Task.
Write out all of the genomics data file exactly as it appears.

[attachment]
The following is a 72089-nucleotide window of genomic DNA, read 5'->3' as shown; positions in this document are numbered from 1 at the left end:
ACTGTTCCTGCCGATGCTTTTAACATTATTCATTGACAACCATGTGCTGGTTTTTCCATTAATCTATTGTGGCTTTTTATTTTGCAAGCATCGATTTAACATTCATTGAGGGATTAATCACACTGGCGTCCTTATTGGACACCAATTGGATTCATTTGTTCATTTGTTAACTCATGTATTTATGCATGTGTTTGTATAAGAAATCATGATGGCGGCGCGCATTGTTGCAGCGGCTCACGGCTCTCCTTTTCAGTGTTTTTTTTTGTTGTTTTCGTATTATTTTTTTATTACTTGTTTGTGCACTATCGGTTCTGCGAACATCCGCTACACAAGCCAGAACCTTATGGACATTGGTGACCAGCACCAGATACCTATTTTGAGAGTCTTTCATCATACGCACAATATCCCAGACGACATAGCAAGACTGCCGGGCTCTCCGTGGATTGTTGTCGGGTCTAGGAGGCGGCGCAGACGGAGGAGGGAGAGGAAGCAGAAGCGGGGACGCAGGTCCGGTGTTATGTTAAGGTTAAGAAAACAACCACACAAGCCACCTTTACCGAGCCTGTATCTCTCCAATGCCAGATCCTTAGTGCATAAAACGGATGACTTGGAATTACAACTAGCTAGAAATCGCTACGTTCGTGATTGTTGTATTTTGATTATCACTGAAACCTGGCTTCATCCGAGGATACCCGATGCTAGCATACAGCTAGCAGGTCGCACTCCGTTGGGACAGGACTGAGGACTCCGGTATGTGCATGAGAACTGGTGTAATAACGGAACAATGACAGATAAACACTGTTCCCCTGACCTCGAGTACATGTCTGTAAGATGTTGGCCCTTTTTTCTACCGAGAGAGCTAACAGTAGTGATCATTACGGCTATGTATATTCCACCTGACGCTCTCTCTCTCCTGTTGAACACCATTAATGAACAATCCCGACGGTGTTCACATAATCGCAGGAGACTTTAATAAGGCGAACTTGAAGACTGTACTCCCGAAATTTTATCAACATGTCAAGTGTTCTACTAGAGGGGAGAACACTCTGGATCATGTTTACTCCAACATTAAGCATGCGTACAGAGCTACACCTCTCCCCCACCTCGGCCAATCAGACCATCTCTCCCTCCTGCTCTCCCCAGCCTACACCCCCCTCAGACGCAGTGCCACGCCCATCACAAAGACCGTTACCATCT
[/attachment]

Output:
The following is a 72089-nucleotide window of genomic DNA, read 5'->3' as shown; positions in this document are numbered from 1 at the left end:
ACTGTTCCTGCCGATGCTTTTAACATTATTCATTGACAACCATGTGCTGGTTTTTCCATTAATCTATTGTGGCTTTTTATTTTGCAAGCATCGATTTAACATTCATTGAGGGATTAATCACACTGGCGTCCTTATTGGACACCAATTGGATTCATTTGTTCATTTGTTAACTCATGTATTTATGCATGTGTTTGTATAAGAAATCATGATGGCGGCGCGCATTGTTGCAGCGGCTCACGGCTCTCCTTTTCAGTGTTTTTTTTTGTTGTTTTCGTATTATTTTTTTATTACTTGTTTGTGCACTATCGGTTCTGCGAACATCCGCTACACAAGCCAGAACCTTATGGACATTGGTGACCAGCACCAGATACCTATTTTGAGAGTCTTTCATCATACGCACAATATCCCAGACGACATAGCAAGACTGCCGGGCTCTCCGTGGATTGTTGTCGGGTCTAGGAGGCGGCGCAGACGGAGGAGGGAGAGGAAGCAGAAGCGGGGACGCAGGTCCGGTGTTATGTTAAGGTTAAGAAAACAACCACACAAGCCACCTTTACCGAGCCTGTATCTCTCCAATGCCAGATCCTTAGTGCATAAAACGGATGACTTGGAATTACAACTAGCTAGAAATCGCTACGTTCGTGATTGTTGTATTTTGATTATCACTGAAACCTGGCTTCATCCGAGGATACCCGATGCTAGCATACAGCTAGCAGGTCGCACTCCGTTGGGACAGGACTGAGGACTCCGGTATGTGCATGAGAACTGGTGTAATAACGGAACAATGACAGATAAACACTGTTCCCCTGACCTCGAGTACATGTCTGTAAGATGTTGGCCCTTTTTTCTACCGAGAGAGCTAACAGTAGTGATCATTACGGCTATGTATATTCCACCTGACGCTCTCTCTCTCCTGTTGAACACCATTAATGAACAATCCCGACGGTGTTCACATAATCGCAGGAGACTTTAATAAGGCGAACTTGAAGACTGTACTCCCGAAATTTTATCAACATGTCAAGTGTTCTACTAGAGGGGAGAACACTCTGGATCATGTTTACTCCAACATTAAGCATGCGTACAGAGCTACACCTCTCCCCCACCTCGGCCAATCAGACCATCTCTCCCTCCTGCTCTCCCCAGCCTACACCCCCCTCAGACGCAGTGCCACGCCCATCACAAAGACCGTTACCATCT